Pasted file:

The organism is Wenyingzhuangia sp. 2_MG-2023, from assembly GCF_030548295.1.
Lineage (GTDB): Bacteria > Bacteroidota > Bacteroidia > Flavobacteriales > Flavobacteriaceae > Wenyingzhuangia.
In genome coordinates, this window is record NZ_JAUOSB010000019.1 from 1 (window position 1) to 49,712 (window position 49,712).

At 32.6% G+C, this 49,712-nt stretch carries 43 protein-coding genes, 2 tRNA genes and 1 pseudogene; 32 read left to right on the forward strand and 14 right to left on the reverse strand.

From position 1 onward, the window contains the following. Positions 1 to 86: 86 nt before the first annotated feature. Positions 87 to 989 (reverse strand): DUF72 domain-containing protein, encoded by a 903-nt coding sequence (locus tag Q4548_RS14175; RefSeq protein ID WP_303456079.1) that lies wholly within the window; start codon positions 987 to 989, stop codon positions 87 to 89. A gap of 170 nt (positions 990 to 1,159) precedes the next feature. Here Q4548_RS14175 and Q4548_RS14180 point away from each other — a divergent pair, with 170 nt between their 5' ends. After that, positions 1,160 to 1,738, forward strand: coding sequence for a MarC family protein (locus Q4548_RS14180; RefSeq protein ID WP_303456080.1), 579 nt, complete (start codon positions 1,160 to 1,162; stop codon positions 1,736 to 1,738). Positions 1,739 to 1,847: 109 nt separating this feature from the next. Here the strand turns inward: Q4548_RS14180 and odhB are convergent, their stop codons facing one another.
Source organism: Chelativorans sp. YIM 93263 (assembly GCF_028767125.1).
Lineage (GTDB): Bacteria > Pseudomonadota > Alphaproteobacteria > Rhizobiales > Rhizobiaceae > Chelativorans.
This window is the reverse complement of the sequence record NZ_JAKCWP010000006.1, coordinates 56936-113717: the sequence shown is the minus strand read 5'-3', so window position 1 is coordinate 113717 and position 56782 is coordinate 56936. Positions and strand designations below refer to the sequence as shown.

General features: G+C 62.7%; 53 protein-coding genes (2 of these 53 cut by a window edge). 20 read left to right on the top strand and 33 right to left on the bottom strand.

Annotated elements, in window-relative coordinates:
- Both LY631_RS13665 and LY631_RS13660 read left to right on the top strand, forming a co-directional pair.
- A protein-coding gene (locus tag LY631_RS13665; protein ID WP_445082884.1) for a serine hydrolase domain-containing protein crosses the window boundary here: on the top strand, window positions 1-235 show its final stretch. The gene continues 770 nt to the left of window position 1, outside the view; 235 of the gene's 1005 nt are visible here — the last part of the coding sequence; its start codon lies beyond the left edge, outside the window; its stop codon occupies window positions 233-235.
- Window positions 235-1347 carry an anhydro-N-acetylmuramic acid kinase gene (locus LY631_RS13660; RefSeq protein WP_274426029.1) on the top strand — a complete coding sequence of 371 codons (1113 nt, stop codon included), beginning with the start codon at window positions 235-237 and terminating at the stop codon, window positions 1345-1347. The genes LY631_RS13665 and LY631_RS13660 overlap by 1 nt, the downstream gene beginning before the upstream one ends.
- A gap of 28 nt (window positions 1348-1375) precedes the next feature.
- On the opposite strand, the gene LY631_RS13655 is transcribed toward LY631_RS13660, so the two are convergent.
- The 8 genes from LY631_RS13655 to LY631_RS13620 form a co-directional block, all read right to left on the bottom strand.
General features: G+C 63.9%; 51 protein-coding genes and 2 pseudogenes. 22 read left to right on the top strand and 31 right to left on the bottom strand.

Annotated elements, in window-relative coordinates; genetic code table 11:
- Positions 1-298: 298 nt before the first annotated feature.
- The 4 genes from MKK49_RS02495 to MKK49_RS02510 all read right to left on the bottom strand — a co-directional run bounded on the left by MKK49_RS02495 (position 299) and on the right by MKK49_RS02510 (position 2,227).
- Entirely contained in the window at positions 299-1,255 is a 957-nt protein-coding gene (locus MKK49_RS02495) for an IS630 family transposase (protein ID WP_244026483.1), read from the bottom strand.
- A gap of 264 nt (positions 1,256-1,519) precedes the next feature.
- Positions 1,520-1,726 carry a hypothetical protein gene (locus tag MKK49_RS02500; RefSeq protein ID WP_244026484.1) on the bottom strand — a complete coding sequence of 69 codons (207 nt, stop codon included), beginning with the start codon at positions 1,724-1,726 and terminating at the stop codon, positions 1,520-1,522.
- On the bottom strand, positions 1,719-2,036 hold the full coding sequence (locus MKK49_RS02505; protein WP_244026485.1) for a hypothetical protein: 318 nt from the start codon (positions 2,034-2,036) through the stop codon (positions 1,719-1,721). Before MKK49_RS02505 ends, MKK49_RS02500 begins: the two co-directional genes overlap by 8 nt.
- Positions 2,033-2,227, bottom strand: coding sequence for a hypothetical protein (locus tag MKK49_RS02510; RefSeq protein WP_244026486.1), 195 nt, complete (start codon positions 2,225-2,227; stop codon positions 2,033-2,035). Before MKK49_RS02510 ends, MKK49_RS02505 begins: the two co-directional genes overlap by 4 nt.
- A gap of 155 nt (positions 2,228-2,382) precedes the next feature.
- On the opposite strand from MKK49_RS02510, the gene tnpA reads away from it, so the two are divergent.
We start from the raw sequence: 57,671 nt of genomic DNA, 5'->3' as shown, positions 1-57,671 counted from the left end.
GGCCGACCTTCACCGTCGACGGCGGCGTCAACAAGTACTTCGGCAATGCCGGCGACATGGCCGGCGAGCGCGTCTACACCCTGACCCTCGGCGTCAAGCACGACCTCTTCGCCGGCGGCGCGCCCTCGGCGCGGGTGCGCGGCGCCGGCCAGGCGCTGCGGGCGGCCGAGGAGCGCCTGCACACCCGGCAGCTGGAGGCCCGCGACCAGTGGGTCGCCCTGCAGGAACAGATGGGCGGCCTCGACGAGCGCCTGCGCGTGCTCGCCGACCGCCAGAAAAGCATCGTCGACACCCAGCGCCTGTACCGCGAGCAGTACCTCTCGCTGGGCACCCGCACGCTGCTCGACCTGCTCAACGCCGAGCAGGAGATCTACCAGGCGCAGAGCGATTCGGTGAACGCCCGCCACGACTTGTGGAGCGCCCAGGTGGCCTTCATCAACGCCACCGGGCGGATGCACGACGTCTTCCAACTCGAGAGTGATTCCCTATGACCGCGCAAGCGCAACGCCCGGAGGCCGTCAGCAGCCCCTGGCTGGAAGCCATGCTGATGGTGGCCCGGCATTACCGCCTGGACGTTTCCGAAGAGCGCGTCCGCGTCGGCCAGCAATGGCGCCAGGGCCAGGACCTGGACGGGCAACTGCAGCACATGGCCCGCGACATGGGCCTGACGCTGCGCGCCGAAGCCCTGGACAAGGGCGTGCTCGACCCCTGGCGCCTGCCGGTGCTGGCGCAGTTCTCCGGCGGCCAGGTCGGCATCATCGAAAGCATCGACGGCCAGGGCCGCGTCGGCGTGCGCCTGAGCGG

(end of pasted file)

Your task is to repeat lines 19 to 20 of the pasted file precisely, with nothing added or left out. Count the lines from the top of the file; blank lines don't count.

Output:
- Positions 1-298: 298 nt before the first annotated feature.
- The 4 genes from MKK49_RS02495 to MKK49_RS02510 all read right to left on the bottom strand — a co-directional run bounded on the left by MKK49_RS02495 (position 299) and on the right by MKK49_RS02510 (position 2,227).